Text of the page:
Congenital diaphragmatic hernia (CDH) is a birth defect that occurs when the diaphragm (the muscle that normally separates the lungs from the organs in the abdomen) does not develop properly and leaves an opening. This allows the abdominal organs to push out through the opening (called a hernia) which can then cause health problems.
Normally, the diaphragm develops between four and twelve weeks gestation. The esophagus, stomach and intestines are also developing at the same time. Babies who are born with a congenital diaphragmatic hernia experience a problem at some point during the development of these organs and structures.
There are two types of congenital diaphragmatic hernia:
- Bochdalek hernia. A Bochdalek hernia involves the back and side of the diaphragm and usually involves the intestines, spleen, stomach and/or liver moving up into the chest cavity. This type of hernia happens when the diaphragm itself does not develop correctly or when the digestive organs become trapped as the diaphragm develops.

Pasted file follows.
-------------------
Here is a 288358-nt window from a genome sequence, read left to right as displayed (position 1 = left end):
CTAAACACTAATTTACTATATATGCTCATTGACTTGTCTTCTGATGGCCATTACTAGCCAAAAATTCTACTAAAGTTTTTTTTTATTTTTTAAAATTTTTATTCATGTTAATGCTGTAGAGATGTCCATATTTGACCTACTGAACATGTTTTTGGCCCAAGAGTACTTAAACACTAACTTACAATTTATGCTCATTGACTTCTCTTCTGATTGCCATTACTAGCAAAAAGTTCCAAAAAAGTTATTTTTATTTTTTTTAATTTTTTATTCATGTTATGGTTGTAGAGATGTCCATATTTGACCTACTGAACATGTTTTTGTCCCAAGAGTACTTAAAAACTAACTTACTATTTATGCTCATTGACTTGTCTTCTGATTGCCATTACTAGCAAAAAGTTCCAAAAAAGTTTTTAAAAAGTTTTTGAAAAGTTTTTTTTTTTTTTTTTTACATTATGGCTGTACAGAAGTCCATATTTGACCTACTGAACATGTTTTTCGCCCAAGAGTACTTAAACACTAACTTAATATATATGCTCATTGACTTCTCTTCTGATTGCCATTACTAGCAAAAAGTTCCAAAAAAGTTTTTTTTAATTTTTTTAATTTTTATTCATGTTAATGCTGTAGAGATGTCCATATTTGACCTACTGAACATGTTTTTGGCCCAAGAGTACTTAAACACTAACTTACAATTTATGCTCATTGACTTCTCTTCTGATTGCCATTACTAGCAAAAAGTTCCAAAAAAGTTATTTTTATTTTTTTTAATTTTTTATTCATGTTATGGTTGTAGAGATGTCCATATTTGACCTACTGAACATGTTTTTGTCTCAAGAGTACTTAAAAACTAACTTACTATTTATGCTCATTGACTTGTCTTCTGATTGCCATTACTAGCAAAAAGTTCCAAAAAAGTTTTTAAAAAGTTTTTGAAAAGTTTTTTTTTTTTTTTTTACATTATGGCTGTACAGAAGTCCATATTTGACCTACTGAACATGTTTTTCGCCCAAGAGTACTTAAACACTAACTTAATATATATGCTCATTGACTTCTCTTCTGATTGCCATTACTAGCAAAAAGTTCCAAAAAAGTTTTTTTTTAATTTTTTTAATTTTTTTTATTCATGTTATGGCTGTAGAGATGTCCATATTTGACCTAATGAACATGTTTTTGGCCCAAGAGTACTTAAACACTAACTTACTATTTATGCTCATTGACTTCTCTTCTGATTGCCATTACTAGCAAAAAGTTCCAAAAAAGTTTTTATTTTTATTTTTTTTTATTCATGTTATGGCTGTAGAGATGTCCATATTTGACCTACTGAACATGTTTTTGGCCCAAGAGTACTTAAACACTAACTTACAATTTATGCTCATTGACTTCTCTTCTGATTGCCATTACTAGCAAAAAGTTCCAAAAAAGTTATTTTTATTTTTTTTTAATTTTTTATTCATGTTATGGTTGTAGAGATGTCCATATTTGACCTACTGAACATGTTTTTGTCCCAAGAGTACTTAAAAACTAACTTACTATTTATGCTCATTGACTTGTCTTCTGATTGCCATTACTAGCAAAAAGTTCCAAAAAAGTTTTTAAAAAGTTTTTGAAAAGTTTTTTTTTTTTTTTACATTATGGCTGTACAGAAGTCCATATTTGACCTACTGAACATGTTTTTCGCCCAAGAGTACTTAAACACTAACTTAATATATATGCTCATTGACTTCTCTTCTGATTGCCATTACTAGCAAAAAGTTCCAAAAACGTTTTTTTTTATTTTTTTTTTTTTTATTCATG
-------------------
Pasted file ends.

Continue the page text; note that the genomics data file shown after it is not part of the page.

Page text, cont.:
- Morgagni hernia. A Morgagni hernia affects the front part of the diaphragm and can allow the liver and/or intestines to move into the chest cavity. This type of hernia occurs when the tendon in the middle of the diaphragm does not develop properly.
Bochdalek hernias make up about 80 to 90 percent of all congenital diaphragmatic hernia cases. Morgagni hernias are much less common, accounting for up to 5 percent of all occurrences. In both cases, the development of both the diaphragm itself and the digestive tract are abnormal, and other birth defects like a congenital heart disease may also occur. When digestive organs press into the chest cavity, the lungs cannot develop properly, making it difficult for the baby to breathe after birth. Additionally, all babies with congenital diaphragmatic hernia have some level of pulmonary hypertension. This is a condition where the blood vessels going from the heart to the lungs are narrower than they should be. This limits blood flow to the lungs and places strain on the heart as it pumps through the narrow vessels.
In many cases, the symptoms of a Bochdalek hernia are present immediately at birth. These can include:
- Labored breathing
- Rapid breathing
- Rapid heart rate
- Blue color to the skin (cyanosis)
- Abnormal or asymmetrical chest development
- Abdomen appears sunken in
A baby with a Morgagni hernia may show similar symptoms to those of a Bochdalek hernia, but in many cases a baby with a Morgagni hernia will not show any obvious symptoms at birth.